$36.8M bid awarded on Dean Rusk
by Michelle Babcock
February 09, 2014 04:00 AM | 4611 views | 0 0 comments | 18 18 recommendations | email to a friend | print
Rob Usher
Rob Usher
CANTON — Although bids came in slightly higher than expected, the Cherokee County School Board voted unanimously Thursday to award a $36.8 million contract to a construction company to build the replacement Dean Rusk Middle School.

The new middle school is on track to be completed in August 2016 by Womack, Lewis and Smith Construction, which was chosen to do the job.

When discussion on the bid began at the meeting, School Board member Michael Geist made a motion to not accept either of the two bids received. He asked the project be put out for bid again to get more choices or possibly a lower cost.

School Board member Kelly Marlow seconded Geist’s motion and the board discussed the cost of the project for more than 15 minutes. Geist and Marlow expressed their concern over having only two bids for the project.

Superintendent Dr. Frank Petruzielo said there’s more construction being done in the Atlanta and metro areas, so not as many companies want to bid on school projects that require additional regulations.

He said this project marks a shift in the economy and in construction costs since the district last called for bids, and said Cherokee and metro Atlanta “have been very spoiled.”

“Clearly, costs are going up for building schools, and lots of schools are being built — not just in Cherokee, but throughout metro Atlanta. The current construction industry standard for public schools is $173 per square foot,” Petruzielo said. “The lowest proposal (we received) would cost about $151 per square foot.”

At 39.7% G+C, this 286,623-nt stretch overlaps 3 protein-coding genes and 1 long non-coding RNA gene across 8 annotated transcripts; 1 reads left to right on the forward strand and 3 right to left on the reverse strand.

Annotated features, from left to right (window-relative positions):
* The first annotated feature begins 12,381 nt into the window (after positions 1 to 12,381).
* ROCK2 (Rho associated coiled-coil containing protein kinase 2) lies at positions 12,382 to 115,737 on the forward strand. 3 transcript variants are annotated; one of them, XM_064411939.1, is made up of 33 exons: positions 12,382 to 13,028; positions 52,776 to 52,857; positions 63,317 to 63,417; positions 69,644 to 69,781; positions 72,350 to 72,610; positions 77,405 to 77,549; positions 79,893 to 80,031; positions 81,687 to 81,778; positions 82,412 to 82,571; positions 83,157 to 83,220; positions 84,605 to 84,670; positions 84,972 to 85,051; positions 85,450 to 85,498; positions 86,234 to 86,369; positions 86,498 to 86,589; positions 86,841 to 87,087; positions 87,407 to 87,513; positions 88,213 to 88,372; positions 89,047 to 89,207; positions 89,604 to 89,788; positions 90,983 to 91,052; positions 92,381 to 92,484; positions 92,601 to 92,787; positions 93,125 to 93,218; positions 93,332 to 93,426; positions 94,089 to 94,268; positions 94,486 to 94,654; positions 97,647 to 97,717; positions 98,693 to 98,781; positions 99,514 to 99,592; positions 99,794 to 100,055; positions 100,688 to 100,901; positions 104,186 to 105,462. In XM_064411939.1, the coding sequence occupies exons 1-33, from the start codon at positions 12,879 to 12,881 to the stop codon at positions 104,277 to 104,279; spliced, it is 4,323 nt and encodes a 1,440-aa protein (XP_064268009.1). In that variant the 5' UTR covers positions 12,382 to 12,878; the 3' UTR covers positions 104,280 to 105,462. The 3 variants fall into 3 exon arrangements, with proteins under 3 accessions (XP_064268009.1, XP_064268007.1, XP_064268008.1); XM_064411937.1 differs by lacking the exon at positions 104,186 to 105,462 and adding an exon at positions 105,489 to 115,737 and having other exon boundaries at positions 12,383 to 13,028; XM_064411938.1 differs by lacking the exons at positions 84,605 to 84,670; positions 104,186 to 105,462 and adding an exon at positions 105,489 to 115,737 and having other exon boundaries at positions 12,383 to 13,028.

Following comments from the superintendent, School Board member Rob Usher asked Geist to rescind his motion so a new motion to accept a bid could be made.

“I don’t believe that we’re going to get a better price,” Usher said.

Usher made a new motion to accept Womack, Lewis and Smith Construction, Geist seconded the motion, and the board unanimously selected the company.

Cherokee Superintendent of Schools Dr. Frank Petruzielo said the “state-of-the-art” replacement Dean Rusk would have similar features to the new E.T. Booth Middle School that opened last year and the replacement Teasley Middle School scheduled for completion this August.

“The facility encompasses 255,037 square feet,” Petruzielo said at the meeting. “The design includes a cyber café, a media center, global learning center, computer labs, gymnasium, cafetorium, art and music rooms.”

The project is part of the district’s Five-Year Facility Plan for new/replacement schools, additions and renovations, and construction on the approved project is expected to begin this month.

Petruzielo said the need for a replacement Dean Rusk to keep up with technology and rising enrollment was identified years ago, and the cost was approved by voters through 2011 Education Special Purpose Local Option Sales Tax revenue.

“For those who like to act as though, somehow, our growth has stopped, we have been adding for the last five years well over 500 kids a year,” he said. “That means every two years, there’s another thousands kids that need to be accommodated in school.”

The replacement Dean Rusk is designed to accommodate 1,600 students. Once the new school is completed, the old building will be repurposed to relieve overcrowding at neighboring Sequoyah High School in the Hickory Flat community.

Womack, Lewis and Smith Construction was given the highest possible score in the district’s evaluation of construction bids, with 260 out of 260 possible points.

Cooper & Co. General Contractor Inc. also submitted a bid, receiving 255 of the 260 possible points, and priced the project $2 million higher than Womack, Lewis and Smith Construction.

One other company was expected to make a bid, but the district did not receive a proposal from Evergreen Construction Company.

Also during the meeting, the board was given an update from bond underwriter Bryce Holcomb of Citigroup Global Markets.

Holcomb said Citigroup was able to get the district its lowest interest rates since 2001, because of the CCSD’s strong financials, reputation and clean audits.

“This is real tax dollar savings,” Holcomb said.

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